For those who know Verlinde, that label hardly fits. Finding Out What Dark Matter Is – And Isn’t. Want to stay on top of all the space news?
Follow @universetoday on Twitter Astronomers using NASA’s Fermi Gamma-Ray Space Telescope have been looking for evidence of suspected types of dark matter particles within faint dwarf galaxies near the Milky Way — relatively “boring” galaxies that have little activity but are known to contain large amounts of dark matter. The Whole Story on Dark Matter : Starts With A Bang. “Science progresses best when observations force us to alter our preconceptions.” -Vera Rubin I want you to think about the Universe.
The whole thing; about everything that physically exists, both visible and invisible, about the laws of nature that they obey, and about your place in it. Biggest Map Yet of Universe's Invisible Dark Matter Unveiled. AUSTIN, Texas — The hidden side of the universe is now a bit more illuminated thanks to the largest map yet of dark matter, the strange substance thought to inhabit much of space. Scientists have created the largest scale rendering of dark matter across the universe, revealing a picture of the invisible stuff thought to represent 98 percent of all matter in the universe. Dark matter has never been directly detected, but its presence is felt through its gravitational pull on normal matter.
Scientists suspect dark matter is made of some exotic particle that doesn't interact with regular atoms. Dark Matter Search Turns Up Empty. Newly Discovered Satellite Galaxies: Another Blow Against Dark Matter? Want to stay on top of all the space news? Follow @universetoday on Twitter Arp 302 consists of a pair of very gas-rich spiral galaxies in their early stages of interaction. Credit: NASA, ESA, the Hubble Heritage (STScI/AURA)-ESA/Hubble Collaboration, and A. Evans (University of Virginia, Charlottesville/NRAO/Stony Brook University) Closing in on Dark Matter: Another “Tentative” Step. A galaxy cluster with the distribution of dark matter marked by purple overlay. Credit: NASA, ESA, E. Julio (JPL/LAM), P. Natarajan (Yale) and J-P.
Kneib (LAM). When physicists and mathematicians want to get an idea into circulation before going through all the hoo-hah of peer-reviewed publication, they often post a paper on the arXiv server, where anyone who is curious can go and read it. Dark matter, invisible and undetectable, makes up more than a quarter of the universe and has been an enigma to physicists and astronomers for more than a century. Of course, we’ve heard dramatic claims like this before that didn’t pan out—and it’s certainly possible this one won’t either.
Dark matter underpinnings of cosmic web found - space - 04 July 2012. THE skeleton of dark matter that undergirds the cosmic web of matter in the universe has been clearly detected for first time. We know that matter in the cosmos forms a web, with galaxies and clusters linked by filaments across mostly empty space. Filaments are made of normal matter and dark matter - the unseen stuff that makes up about 85 per cent of the universe's mass. Recent observations have seen the normal matter in such filaments. Now Jörg Dietrich at the University Observatory in Munich, Germany, and his team have detected the dark matter component in a filament in a supercluster about 2.7 billion light years from us, called Abell 222/223. Nearby dark-matter-free zone poses cosmic conundrum - space - 20 April 2012.
Read full article Continue reading page |1|2. Dark Matter Hits the Average Human Once a Minute? Dark matter is an invisible form of material that's thought to exist because scientists have observed its apparent gravitational effects on galaxies and galaxy clusters . Humble DNA could help decipher dark matter - physics-math - 02 July 2012. Eso1217 - Serious Blow to Dark Matter Theories? Eso1217 — Science Release. Blame dark matter underdog for mystery missing lithium - space - 23 February 2012. Could ‘Mirror Neutrons’ Account for Unobservable Dark Matter? Earth has little to fear from a black hole attack - space - 30 March 2012. We can all rest easy. Small black holes that may be roaming space undetected would leave Earth unscathed if they hit us. Various models suggest matter may have collapsed into black holes soon after the big bang.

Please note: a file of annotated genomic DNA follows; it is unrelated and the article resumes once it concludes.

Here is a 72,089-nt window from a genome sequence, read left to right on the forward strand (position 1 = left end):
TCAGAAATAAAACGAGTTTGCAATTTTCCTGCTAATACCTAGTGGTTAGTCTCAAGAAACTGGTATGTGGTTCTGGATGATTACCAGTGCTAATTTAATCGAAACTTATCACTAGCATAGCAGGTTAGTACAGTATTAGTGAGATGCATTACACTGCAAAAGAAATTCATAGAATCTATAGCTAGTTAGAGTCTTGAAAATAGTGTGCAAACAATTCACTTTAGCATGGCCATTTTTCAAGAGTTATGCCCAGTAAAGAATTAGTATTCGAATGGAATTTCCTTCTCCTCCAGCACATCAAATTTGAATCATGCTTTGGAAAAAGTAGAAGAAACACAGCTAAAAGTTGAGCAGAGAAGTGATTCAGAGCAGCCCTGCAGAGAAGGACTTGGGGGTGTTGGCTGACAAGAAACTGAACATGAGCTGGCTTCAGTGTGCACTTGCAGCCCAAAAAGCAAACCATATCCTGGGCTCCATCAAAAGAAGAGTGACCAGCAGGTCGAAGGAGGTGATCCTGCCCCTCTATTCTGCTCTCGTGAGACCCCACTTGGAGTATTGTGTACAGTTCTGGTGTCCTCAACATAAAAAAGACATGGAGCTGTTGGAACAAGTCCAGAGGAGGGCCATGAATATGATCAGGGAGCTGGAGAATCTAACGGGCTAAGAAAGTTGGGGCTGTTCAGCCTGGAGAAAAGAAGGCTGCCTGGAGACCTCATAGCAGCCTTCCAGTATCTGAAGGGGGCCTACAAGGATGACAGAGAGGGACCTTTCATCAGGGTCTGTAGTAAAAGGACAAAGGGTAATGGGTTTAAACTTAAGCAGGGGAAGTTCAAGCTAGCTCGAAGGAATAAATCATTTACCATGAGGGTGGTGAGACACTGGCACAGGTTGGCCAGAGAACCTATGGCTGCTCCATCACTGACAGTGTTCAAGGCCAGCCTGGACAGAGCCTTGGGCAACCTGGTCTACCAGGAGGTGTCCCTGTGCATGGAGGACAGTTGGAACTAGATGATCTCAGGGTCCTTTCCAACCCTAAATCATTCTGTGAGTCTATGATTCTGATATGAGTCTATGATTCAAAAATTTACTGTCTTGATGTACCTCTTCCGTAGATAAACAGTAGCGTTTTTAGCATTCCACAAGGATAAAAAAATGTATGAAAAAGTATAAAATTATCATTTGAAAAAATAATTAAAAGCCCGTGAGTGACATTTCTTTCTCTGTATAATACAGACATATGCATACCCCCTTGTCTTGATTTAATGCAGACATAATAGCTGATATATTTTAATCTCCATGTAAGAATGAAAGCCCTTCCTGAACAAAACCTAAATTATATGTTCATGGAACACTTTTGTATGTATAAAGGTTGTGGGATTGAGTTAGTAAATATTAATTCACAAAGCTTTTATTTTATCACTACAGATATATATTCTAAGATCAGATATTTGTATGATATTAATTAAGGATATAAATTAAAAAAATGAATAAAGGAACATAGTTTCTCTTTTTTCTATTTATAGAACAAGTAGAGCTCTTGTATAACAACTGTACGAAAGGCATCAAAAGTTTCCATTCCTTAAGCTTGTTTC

A Galactic Challenge: How Would You Teach Left from Right to an Alien Civilization? How the Modern Physics was invented in the 17th century, part 1: The Needham Question. How the Modern Physics was invented in the 17th century, part 3: Why Galileo didn’t discover universal gravitation? How the Modern Physics was invented in the 17th century, part 2: source of fundamental laws. Plutonium signature captured after 50 years of trying - physics-math - 17 May 2012. Existence special: Cosmic mysteries, human questions.
Does infinity exist? Symmetry: A ‘Key to Nature’s Secrets’ by Steven Weinberg. In A Squeeze. Water Not So Squishy Under Pressure. Dancing Droplets Reveal Physics At Work. NASA satellite tastes atoms from beyond the solar system. ExoMars co-operation between Nasa and Esa near collapse. Project Icarus: Laying the Plans for Interstellar Travel - Ross Andersen - Technology. Controversy Surrounds Russia's Claim that Cosmic Rays Caused Mars Mission Failure. Deflecting Asteroids. What If There Were No Gravity? The Mystery of Gravity : The Astronomy Cafe : Dr. Sten Odenwald. Gravity Probe B: Testing Einstein's Universe. Alien Superfluids That Can Climb Upwards Detected at Core of Supernova Neutron Star.
NASA finds space buckyballs in solid form. Astrophile: Glimpse elusive matter in shattering star - space - 13 January 2012. Hydrogen Takes A New Form. Cosmic race ends in a tie. New Data Find a Silver Lining of Cosmic Radiation. Radio Array Starts Work to Detect Whispers from Universe. View the Universe in different wavelengths. Early Stars Created A Sight Yet Unseen. Habitable Zones in Other Galaxies. Search for Extraterrestrial Life in the Solar System. What Will We Find in Extraterrestrial Caves? Alien Life May Not Be So Alien – If It Exists At All. How Do The Biggest Telescopes Work? Is Space Digital? How to Survive the End of the Universe. The Quantum Physics of Free Will. How Quantum Suicide Works".
Teleportation record heralds secure global network - physics-math - 15 May 2012. Quantum Teleportation Leaps Forward.